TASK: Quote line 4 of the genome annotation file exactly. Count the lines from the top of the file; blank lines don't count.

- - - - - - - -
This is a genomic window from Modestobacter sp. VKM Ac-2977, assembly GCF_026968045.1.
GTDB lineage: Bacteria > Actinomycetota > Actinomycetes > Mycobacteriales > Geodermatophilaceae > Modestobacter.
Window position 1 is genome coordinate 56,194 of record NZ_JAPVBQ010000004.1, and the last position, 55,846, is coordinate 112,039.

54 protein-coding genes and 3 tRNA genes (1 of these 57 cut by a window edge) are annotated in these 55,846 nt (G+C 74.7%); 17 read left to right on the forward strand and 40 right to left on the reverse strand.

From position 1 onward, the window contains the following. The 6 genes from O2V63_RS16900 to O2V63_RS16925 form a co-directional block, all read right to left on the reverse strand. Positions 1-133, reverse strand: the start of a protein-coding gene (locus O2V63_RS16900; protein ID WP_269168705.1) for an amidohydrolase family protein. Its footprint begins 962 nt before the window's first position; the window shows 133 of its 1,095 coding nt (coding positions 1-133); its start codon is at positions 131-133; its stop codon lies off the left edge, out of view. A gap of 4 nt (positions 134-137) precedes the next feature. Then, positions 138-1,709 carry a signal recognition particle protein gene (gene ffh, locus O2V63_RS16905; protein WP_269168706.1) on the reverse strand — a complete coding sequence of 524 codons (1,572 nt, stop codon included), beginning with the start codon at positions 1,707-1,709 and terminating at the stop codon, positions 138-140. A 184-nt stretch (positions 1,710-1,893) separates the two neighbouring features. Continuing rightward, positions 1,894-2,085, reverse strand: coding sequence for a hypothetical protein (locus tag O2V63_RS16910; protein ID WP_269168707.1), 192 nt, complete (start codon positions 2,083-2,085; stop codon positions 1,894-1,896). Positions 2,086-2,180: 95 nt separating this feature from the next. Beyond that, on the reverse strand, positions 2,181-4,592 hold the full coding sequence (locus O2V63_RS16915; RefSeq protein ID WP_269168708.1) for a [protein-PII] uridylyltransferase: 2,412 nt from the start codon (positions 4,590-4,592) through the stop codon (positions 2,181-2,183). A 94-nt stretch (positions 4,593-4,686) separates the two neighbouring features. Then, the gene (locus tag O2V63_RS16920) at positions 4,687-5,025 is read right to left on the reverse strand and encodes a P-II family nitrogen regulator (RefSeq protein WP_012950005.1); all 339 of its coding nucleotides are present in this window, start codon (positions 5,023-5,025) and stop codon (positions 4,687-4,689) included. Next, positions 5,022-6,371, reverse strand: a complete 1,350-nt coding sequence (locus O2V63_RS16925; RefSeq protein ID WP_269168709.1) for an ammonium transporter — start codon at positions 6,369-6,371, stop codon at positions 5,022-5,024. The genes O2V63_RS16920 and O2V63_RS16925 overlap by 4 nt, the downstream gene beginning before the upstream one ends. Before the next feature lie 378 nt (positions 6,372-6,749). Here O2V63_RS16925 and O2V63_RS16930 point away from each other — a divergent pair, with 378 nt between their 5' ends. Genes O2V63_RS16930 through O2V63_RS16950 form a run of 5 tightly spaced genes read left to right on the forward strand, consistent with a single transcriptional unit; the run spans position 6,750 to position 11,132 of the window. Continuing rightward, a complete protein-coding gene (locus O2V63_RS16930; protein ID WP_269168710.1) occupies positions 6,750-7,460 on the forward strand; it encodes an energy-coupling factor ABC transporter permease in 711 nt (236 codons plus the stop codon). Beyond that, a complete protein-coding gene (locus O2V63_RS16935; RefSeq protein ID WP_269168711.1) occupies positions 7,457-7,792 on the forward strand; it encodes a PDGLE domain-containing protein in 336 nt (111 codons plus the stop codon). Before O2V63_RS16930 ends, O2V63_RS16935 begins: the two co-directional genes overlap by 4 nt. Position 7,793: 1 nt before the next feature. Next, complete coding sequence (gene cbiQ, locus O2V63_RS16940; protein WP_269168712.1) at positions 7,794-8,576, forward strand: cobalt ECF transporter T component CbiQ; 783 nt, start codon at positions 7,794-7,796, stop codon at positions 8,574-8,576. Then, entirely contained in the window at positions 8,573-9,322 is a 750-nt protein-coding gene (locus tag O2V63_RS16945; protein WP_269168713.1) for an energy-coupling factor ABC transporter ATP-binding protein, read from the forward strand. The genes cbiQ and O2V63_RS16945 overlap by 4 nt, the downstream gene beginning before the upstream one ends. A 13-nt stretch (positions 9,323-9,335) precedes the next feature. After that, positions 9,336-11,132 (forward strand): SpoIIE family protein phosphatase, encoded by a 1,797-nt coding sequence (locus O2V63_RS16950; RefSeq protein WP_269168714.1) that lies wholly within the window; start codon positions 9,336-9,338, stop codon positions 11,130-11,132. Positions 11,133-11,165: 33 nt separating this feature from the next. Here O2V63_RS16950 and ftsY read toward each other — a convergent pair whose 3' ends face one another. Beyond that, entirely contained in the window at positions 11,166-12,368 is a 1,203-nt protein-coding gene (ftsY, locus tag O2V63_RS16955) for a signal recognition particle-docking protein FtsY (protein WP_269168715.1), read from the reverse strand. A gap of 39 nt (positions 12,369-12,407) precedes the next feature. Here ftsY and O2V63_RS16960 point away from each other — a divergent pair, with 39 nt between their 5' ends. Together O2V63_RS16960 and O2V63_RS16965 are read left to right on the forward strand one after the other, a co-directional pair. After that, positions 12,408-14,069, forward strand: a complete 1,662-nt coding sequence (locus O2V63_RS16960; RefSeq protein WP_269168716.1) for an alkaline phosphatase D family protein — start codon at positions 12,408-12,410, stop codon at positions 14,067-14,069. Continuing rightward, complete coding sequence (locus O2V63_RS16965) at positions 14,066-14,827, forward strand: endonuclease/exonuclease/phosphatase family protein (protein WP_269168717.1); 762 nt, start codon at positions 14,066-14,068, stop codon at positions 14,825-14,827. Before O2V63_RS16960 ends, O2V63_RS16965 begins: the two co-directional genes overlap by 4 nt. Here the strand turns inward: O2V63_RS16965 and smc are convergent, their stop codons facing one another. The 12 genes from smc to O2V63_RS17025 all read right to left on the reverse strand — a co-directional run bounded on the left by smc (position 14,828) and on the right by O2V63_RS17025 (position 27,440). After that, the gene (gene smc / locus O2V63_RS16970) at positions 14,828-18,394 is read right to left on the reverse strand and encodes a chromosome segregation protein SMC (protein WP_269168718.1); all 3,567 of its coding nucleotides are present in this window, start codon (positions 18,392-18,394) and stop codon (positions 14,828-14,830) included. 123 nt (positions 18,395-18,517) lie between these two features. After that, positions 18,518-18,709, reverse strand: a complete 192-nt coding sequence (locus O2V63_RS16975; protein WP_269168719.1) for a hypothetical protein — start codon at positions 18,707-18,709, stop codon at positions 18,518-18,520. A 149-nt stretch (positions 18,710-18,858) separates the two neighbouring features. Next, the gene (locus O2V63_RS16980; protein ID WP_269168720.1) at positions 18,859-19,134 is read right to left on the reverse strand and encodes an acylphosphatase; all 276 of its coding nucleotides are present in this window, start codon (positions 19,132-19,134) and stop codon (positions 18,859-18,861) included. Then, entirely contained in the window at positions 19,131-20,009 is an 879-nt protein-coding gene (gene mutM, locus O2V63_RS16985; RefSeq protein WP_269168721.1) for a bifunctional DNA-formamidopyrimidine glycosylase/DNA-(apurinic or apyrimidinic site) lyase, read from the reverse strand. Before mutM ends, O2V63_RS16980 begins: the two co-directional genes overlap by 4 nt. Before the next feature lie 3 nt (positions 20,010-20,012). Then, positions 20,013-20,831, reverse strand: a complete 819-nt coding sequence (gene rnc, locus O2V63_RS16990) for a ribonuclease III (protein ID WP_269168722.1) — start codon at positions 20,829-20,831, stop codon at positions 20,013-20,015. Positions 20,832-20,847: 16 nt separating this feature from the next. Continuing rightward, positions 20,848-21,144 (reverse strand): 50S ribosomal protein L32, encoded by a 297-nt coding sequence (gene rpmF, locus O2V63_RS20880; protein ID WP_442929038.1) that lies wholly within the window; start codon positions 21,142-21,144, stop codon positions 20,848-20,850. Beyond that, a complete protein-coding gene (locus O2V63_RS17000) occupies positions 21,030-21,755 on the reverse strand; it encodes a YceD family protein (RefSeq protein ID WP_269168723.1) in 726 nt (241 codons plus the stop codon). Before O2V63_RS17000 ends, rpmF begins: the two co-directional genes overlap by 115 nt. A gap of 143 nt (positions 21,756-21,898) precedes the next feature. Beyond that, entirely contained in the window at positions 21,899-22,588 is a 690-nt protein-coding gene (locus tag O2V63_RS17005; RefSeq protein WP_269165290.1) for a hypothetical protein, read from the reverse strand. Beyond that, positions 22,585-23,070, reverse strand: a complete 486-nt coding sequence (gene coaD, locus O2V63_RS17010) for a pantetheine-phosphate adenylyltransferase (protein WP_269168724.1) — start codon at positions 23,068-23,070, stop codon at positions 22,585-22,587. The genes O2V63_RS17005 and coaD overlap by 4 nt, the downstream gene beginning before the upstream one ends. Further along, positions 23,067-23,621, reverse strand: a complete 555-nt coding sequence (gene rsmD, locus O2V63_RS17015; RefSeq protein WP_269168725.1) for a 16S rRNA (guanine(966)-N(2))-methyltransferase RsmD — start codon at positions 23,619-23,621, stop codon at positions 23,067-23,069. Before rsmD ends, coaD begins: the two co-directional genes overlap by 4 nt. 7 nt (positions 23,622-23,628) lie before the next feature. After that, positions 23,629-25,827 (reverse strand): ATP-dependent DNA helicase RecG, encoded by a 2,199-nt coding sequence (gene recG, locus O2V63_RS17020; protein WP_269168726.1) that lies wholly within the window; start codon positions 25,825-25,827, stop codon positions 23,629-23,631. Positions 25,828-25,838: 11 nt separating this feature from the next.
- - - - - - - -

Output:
54 protein-coding genes and 3 tRNA genes (1 of these 57 cut by a window edge) are annotated in these 55,846 nt (G+C 74.7%); 17 read left to right on the forward strand and 40 right to left on the reverse strand.